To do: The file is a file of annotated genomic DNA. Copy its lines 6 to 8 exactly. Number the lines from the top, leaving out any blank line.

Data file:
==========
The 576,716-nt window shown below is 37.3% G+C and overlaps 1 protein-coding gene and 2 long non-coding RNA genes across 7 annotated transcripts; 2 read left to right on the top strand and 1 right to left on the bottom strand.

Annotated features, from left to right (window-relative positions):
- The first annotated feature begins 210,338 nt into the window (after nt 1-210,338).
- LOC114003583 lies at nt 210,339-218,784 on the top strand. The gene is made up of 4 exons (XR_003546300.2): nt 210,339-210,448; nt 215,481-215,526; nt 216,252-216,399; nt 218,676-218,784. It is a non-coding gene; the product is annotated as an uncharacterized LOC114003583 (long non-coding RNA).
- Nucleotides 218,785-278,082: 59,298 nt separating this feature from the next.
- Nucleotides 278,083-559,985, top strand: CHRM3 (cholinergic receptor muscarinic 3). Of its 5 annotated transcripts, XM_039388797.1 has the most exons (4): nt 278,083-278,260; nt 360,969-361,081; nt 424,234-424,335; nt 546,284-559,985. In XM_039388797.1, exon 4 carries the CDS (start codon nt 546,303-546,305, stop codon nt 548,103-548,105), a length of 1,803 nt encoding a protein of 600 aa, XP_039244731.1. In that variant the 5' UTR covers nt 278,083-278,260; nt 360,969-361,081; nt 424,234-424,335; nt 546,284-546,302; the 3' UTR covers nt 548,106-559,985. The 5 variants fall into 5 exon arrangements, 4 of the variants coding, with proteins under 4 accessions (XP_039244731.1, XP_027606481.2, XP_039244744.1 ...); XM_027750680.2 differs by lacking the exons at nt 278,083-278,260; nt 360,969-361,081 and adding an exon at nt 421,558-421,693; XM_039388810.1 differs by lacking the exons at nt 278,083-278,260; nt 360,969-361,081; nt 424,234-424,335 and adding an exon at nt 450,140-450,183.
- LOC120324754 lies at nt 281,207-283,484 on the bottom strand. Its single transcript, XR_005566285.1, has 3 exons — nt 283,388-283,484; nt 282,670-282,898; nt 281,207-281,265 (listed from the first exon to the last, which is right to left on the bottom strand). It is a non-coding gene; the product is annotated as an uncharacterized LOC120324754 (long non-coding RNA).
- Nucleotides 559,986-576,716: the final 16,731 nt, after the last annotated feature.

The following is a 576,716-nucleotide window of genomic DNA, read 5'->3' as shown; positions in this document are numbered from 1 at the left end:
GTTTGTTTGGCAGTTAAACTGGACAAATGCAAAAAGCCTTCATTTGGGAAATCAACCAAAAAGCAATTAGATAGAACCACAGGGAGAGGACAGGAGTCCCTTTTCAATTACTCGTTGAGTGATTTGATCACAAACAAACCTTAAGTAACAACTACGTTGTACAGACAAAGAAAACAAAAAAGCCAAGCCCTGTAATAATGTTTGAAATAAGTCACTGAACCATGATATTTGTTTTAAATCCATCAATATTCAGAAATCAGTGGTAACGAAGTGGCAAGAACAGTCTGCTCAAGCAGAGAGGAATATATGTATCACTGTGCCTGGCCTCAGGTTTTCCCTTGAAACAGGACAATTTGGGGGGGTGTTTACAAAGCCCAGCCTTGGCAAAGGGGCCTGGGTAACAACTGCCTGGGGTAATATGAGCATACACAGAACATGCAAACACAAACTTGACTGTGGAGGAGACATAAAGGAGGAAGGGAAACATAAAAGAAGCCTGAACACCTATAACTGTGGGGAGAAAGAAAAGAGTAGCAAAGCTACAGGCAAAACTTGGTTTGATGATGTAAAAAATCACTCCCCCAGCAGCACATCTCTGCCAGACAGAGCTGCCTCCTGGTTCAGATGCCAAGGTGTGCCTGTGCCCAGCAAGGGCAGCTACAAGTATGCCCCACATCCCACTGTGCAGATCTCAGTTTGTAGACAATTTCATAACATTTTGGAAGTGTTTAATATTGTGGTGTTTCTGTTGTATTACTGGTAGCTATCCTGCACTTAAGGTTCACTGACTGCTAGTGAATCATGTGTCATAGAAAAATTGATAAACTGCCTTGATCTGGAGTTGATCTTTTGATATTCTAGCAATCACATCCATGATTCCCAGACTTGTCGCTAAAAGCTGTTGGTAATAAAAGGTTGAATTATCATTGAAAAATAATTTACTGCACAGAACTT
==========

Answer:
- Nucleotides 278,083-559,985, top strand: CHRM3 (cholinergic receptor muscarinic 3). Of its 5 annotated transcripts, XM_039388797.1 has the most exons (4): nt 278,083-278,260; nt 360,969-361,081; nt 424,234-424,335; nt 546,284-559,985. In XM_039388797.1, exon 4 carries the CDS (start codon nt 546,303-546,305, stop codon nt 548,103-548,105), a length of 1,803 nt encoding a protein of 600 aa, XP_039244731.1. In that variant the 5' UTR covers nt 278,083-278,260; nt 360,969-361,081; nt 424,234-424,335; nt 546,284-546,302; the 3' UTR covers nt 548,106-559,985. The 5 variants fall into 5 exon arrangements, 4 of the variants coding, with proteins under 4 accessions (XP_039244731.1, XP_027606481.2, XP_039244744.1 ...); XM_027750680.2 differs by lacking the exons at nt 278,083-278,260; nt 360,969-361,081 and adding an exon at nt 421,558-421,693; XM_039388810.1 differs by lacking the exons at nt 278,083-278,260; nt 360,969-361,081; nt 424,234-424,335 and adding an exon at nt 450,140-450,183.
- LOC120324754 lies at nt 281,207-283,484 on the bottom strand. Its single transcript, XR_005566285.1, has 3 exons — nt 283,388-283,484; nt 282,670-282,898; nt 281,207-281,265 (listed from the first exon to the last, which is right to left on the bottom strand). It is a non-coding gene; the product is annotated as an uncharacterized LOC120324754 (long non-coding RNA).
- Nucleotides 559,986-576,716: the final 16,731 nt, after the last annotated feature.